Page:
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Cardiovascular Disorders
Abdominal Aneurysm
Aortic Insufficiency
Aortic Stenosis
Arterial Occlusive
Atrial Septal Defect
Buerger's Disease
Cardiac Arrhythmias
Cardiac Tamponade
Cardiogenic Shock
Coarctation of the Aorta
Coronary Artery Disease
Dilated Cardiomyopathy
Femoral And Popliteal Aneurysms
Heart Failure
Hypertrophic Cardiomyopathy
Hypovolemic Shock
Mitral Insufficiency
Mitral Stenosis
Myocardial Infarction
Patent Ductus Arteriosus
Pulmonic Insufficiency
Pulmonic Stenosis
Raynaud's Disease
Rheumatic Heart Disease
Septic Shock
Tetralogy of Fallot
Thoracic Aortic Aneurysm
Transposition of The Great Arteries
Tricuspid Insufficiency
Tricuspid Stenosis
Varicose Veins
Ventricular Aneurysm
Ventricular Septal Defect (VSD)

Pulmonic Stenosis

What is Pulmonic Stenosis?

In pulmonic stenosis, obstructed right ventricular outflow causes right ventricular hypertrophy as the right ventricle attempts to overcome resistance to the narrow valvular opening.

A congenital defect, pulmonic stenosis is associated with other congenital heart defects such as tetralogy of Fallot. It's rare among elderly people.

Causes of Pulmonic Stenosis

Pulmonic stenosis results from congenital stenosis of the pulmonic valve cusp or (infrequently) from rheumatic heart disease or cancer .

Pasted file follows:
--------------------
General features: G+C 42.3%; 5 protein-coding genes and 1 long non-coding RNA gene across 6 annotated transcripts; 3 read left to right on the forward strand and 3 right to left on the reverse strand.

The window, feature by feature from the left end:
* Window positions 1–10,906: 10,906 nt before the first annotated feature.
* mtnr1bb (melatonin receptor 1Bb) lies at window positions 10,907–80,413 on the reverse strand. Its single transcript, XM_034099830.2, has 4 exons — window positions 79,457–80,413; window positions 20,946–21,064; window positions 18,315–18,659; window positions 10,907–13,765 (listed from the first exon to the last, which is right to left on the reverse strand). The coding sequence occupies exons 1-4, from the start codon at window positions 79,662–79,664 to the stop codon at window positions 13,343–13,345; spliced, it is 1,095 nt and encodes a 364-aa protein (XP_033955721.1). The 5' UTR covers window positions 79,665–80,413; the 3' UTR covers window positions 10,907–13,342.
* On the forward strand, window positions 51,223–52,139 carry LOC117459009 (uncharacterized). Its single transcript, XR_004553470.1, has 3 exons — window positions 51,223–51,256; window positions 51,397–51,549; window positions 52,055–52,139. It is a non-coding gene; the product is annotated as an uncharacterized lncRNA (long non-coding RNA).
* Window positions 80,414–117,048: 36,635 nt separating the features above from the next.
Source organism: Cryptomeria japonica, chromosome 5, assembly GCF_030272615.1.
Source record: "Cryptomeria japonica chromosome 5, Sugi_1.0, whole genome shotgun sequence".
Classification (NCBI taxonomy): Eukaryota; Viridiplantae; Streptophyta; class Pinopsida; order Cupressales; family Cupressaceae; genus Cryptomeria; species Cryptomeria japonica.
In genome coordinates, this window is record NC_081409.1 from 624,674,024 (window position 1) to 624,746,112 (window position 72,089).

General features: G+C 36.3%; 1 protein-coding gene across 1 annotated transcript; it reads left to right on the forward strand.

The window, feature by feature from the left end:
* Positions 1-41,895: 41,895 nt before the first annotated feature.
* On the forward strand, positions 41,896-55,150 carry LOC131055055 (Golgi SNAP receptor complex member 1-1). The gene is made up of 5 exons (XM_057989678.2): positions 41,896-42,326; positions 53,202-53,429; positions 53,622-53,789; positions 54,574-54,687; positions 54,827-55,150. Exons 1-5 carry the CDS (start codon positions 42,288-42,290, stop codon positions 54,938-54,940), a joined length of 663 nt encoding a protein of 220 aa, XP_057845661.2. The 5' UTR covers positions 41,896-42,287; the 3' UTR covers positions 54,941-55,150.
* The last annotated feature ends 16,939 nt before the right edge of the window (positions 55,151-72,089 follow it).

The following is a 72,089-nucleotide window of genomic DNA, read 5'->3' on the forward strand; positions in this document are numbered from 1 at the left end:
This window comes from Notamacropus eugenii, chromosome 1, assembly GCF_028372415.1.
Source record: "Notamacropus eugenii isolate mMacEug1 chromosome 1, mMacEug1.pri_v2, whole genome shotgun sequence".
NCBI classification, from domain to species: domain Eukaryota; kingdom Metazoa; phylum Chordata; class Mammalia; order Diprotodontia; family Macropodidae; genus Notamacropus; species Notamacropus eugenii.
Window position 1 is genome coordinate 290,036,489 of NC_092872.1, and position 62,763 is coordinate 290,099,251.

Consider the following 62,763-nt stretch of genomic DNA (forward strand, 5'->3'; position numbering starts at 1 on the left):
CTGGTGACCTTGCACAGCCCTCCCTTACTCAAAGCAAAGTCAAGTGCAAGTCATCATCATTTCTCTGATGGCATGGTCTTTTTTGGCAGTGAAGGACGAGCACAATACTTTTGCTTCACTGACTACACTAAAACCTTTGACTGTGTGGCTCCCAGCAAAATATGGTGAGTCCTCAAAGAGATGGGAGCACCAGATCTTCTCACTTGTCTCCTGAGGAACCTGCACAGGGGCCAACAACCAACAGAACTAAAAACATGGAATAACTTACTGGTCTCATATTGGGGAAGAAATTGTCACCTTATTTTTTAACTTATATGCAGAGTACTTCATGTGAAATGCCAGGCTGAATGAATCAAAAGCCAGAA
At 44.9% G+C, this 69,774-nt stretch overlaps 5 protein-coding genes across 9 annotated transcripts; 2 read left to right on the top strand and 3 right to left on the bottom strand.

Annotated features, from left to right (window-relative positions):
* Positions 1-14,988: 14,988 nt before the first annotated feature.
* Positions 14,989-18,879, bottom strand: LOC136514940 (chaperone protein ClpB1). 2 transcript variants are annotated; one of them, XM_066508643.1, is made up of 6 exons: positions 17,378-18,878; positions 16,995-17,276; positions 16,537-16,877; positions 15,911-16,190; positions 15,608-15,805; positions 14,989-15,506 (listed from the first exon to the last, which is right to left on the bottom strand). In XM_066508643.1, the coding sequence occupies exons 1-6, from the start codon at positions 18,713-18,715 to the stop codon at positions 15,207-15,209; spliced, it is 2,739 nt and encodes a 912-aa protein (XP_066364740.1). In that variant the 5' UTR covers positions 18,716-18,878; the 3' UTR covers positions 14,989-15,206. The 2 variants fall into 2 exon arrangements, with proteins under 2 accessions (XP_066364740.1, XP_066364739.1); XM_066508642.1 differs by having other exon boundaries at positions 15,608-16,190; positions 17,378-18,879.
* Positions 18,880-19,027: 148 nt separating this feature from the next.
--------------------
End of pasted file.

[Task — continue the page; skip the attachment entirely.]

Signs & Symptoms of Pulmonic Stenosis

  • Chest pain
  • Bluish coloration to the skin (cyanosis)
  • Fainting
  • Fatigue
  • Shortness of breath
  • Sudden death
  • Poor weight gain or failure to thrive in infants

Note: There may be no symptoms until the disorder is severe. Symptoms, when present, may get worse with exercise or activity.

Diagnostic Tests

Chest X-rays usually show normal heart size and normal lung vascularity, although the pulmonary arteries may be evident. With severe obstruction and right­sided heart failure, the right atrium and ventricle typically appear enlarged.

Echocardiography can be used to visualize the pulmonic valve abnormality.

Electrocardiography results may be normal in mild cases, or they may show right axis deviation and right ventricular hypertrophy. High-amplitude P waves in leads II and V1 indicate right atrial enlargement.


A low-sodium diet and diuretics help reduce hepatic congestion before surgery. Additionally, cardiac catheter balloon valvuloplasty is usually effective even with moderate to severe obstruction.

Prevention Tips

There are no guidelines for preventing pulmonic stenosis


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